“We were the first group to jump on the viral videos, because people liked them, and that would get us huge clicks. We had interviewed this pilot who kept flying over the volcano in Iceland as it was erupting, and we Skyped him. Once Skype was available, it really opened up our world. We were pretty much the precursor to anything on the internet. We were number one for a very long time, now I don’t know. The internet is so different now,” she said with a laugh.

A lot has changed at NBC and MSNBC since the early days of internet video news. In recent months, journalists from a number of organizations have been fired following allegations of sexual harassment in the workplace. At NBC that person was anchor Matt Lauer. “I guess the difference is what you hear is now coming out in the media,” Brown noted. “But I think that’s the same with every business there’s always been that rumor— that sort of unspoken gossip about what’s going on. It’s always been there, now it’s just at a completely different level.”

I applaud those survivors for coming forward, because it should not be part of your job. We saw it in the movie industry, huge. We saw it in the news division. It’s everywhere. It is pervasive. It’s more than just the sexual assault side of it too, it’s also not giving women the 100% chance to do what they can do. So it’s more than just a #metoo movement, it’s more about the equality, it’s women coming up into being on an equal plane, and that’s a societal issue.”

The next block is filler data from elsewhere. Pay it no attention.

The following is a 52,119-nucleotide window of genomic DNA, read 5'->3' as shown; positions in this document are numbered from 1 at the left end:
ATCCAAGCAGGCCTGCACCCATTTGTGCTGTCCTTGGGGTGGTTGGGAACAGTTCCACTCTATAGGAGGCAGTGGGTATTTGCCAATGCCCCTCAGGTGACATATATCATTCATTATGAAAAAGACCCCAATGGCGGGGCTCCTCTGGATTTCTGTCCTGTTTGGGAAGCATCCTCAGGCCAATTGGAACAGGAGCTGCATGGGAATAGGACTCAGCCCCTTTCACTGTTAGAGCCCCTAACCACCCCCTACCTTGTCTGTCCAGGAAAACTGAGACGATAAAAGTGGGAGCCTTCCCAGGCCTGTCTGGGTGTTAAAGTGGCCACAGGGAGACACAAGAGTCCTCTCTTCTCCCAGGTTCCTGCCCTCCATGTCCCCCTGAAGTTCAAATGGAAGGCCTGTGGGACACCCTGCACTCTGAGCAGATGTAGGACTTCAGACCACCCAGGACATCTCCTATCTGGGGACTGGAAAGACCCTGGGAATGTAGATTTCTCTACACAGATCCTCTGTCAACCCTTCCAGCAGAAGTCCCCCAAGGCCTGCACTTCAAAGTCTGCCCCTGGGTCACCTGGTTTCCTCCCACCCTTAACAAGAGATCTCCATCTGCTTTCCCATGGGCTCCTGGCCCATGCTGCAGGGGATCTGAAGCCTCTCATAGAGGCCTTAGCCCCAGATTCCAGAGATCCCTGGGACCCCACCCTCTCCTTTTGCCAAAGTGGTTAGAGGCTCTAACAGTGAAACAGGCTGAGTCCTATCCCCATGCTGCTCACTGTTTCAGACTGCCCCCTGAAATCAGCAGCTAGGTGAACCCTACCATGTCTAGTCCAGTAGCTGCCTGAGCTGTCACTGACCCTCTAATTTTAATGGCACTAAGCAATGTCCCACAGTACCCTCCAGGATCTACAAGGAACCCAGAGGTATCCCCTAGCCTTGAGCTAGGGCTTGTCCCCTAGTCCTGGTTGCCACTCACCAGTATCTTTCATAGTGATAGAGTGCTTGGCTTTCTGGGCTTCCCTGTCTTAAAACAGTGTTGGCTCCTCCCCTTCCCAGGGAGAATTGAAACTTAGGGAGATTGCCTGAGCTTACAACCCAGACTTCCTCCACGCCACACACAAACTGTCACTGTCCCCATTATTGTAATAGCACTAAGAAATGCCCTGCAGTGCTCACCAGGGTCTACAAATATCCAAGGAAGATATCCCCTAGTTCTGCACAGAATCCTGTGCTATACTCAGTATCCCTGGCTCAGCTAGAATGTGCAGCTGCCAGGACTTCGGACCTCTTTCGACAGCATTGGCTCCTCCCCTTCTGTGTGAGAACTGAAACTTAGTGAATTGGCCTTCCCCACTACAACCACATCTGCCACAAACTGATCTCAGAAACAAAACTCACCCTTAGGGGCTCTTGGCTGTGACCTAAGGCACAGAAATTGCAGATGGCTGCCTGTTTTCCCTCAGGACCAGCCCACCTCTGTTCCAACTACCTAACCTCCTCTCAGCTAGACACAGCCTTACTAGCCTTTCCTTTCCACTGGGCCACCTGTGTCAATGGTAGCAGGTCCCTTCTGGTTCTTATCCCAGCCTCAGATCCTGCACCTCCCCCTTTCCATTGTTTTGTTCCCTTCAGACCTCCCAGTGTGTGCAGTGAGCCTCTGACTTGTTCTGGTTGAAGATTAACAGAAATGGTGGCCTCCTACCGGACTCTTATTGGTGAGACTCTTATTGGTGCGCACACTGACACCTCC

“Women were minorities in the business when I started. Even growing up, when I watched tv, I watched Barbara Walters and Jane Pauley. They were female trailer blazers in this, women who were really forged their way ahead, and it was not easy. Thanks to them at least being a female reporter was acceptable.”

Though Brown may very well be paving the way for the next generation, she doesn’t consider herself a “female reporter.” “I try to take those titles off of it,” she said. “I think that this isn’t just going to be a turning point for women, I think it’s going to be a turning point for others as well. I think people have to start bringing down all inequalities lines, and hopefully, we’ll live in a better world because of it.”

The media landscape may be changing as a result of allegations against powerful figures at nearly every organization, but according to Brown there are more opportunities than ever for budding journalists. “I’m not so sure I would want to be in your position right now, only because there are actually almost too many opportunities now. It’s got to be difficult to focus on where to go, where to find that niche, where to go explore those possibilities.”

Her advice is simple, “ask questions, be aware of all the different components that are around you, sit in on whatever you can, whatever door opens explore every opportunity of it, because you never know. There was a time when I had much more fun sitting in a directors chair than I had on camera.”